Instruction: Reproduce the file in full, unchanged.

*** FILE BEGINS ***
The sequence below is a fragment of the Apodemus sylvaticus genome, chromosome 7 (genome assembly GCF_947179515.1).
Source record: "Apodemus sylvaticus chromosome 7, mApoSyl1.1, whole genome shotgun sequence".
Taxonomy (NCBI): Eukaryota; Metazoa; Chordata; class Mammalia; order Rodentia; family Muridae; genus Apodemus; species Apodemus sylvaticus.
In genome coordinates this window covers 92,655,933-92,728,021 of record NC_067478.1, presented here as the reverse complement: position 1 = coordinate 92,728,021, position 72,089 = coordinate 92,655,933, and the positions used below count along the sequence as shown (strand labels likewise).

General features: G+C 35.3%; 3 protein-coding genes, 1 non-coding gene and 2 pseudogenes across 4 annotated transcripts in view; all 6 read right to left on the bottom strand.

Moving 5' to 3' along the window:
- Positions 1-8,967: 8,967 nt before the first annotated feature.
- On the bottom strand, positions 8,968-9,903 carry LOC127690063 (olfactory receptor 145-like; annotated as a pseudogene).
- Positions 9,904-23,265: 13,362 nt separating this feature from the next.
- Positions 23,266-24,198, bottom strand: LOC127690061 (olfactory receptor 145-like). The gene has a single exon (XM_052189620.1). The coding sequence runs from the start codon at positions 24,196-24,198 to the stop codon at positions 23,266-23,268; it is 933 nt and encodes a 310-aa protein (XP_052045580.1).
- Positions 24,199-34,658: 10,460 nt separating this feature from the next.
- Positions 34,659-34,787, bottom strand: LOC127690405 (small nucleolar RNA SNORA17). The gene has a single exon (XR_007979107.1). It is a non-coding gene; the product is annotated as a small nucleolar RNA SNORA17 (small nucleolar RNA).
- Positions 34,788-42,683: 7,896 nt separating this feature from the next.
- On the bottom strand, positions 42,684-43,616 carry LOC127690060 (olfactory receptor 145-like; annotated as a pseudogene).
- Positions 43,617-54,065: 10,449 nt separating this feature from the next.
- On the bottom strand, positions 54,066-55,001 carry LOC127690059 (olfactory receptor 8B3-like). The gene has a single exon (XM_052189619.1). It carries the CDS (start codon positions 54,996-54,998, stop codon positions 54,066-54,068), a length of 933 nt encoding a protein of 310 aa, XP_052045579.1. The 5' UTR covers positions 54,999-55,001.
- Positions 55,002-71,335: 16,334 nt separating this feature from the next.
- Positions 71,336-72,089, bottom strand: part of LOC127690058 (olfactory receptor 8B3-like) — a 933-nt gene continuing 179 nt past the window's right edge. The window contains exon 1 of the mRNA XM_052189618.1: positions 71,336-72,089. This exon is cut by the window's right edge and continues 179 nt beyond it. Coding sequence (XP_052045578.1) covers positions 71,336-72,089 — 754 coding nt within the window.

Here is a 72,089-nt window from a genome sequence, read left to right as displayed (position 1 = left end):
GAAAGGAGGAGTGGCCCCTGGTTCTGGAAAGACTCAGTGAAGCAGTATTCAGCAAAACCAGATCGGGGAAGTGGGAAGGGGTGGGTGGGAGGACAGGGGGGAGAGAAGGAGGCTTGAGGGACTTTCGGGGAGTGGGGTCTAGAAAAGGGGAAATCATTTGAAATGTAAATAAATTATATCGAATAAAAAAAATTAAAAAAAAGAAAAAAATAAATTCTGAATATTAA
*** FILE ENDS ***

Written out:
The sequence below is a fragment of the Apodemus sylvaticus genome, chromosome 7 (genome assembly GCF_947179515.1).
Source record: "Apodemus sylvaticus chromosome 7, mApoSyl1.1, whole genome shotgun sequence".
Taxonomy (NCBI): Eukaryota; Metazoa; Chordata; class Mammalia; order Rodentia; family Muridae; genus Apodemus; species Apodemus sylvaticus.
In genome coordinates this window covers 92,655,933-92,728,021 of record NC_067478.1, presented here as the reverse complement: position 1 = coordinate 92,728,021, position 72,089 = coordinate 92,655,933, and the positions used below count along the sequence as shown (strand labels likewise).

General features: G+C 35.3%; 3 protein-coding genes, 1 non-coding gene and 2 pseudogenes across 4 annotated transcripts in view; all 6 read right to left on the bottom strand.

Moving 5' to 3' along the window:
- Positions 1-8,967: 8,967 nt before the first annotated feature.
- On the bottom strand, positions 8,968-9,903 carry LOC127690063 (olfactory receptor 145-like; annotated as a pseudogene).
- Positions 9,904-23,265: 13,362 nt separating this feature from the next.
- Positions 23,266-24,198, bottom strand: LOC127690061 (olfactory receptor 145-like). The gene has a single exon (XM_052189620.1). The coding sequence runs from the start codon at positions 24,196-24,198 to the stop codon at positions 23,266-23,268; it is 933 nt and encodes a 310-aa protein (XP_052045580.1).
- Positions 24,199-34,658: 10,460 nt separating this feature from the next.
- Positions 34,659-34,787, bottom strand: LOC127690405 (small nucleolar RNA SNORA17). The gene has a single exon (XR_007979107.1). It is a non-coding gene; the product is annotated as a small nucleolar RNA SNORA17 (small nucleolar RNA).
- Positions 34,788-42,683: 7,896 nt separating this feature from the next.
- On the bottom strand, positions 42,684-43,616 carry LOC127690060 (olfactory receptor 145-like; annotated as a pseudogene).
- Positions 43,617-54,065: 10,449 nt separating this feature from the next.
- On the bottom strand, positions 54,066-55,001 carry LOC127690059 (olfactory receptor 8B3-like). The gene has a single exon (XM_052189619.1). It carries the CDS (start codon positions 54,996-54,998, stop codon positions 54,066-54,068), a length of 933 nt encoding a protein of 310 aa, XP_052045579.1. The 5' UTR covers positions 54,999-55,001.
- Positions 55,002-71,335: 16,334 nt separating this feature from the next.
- Positions 71,336-72,089, bottom strand: part of LOC127690058 (olfactory receptor 8B3-like) — a 933-nt gene continuing 179 nt past the window's right edge. The window contains exon 1 of the mRNA XM_052189618.1: positions 71,336-72,089. This exon is cut by the window's right edge and continues 179 nt beyond it. Coding sequence (XP_052045578.1) covers positions 71,336-72,089 — 754 coding nt within the window.

Here is a 72,089-nt window from a genome sequence, read left to right as displayed (position 1 = left end):
GAAAGGAGGAGTGGCCCCTGGTTCTGGAAAGACTCAGTGAAGCAGTATTCAGCAAAACCAGATCGGGGAAGTGGGAAGGGGTGGGTGGGAGGACAGGGGGGAGAGAAGGAGGCTTGAGGGACTTTCGGGGAGTGGGGTCTAGAAAAGGGGAAATCATTTGAAATGTAAATAAATTATATCGAATAAAAAAAATTAAAAAAAAGAAAAAAATAAATTCTGAATATTAA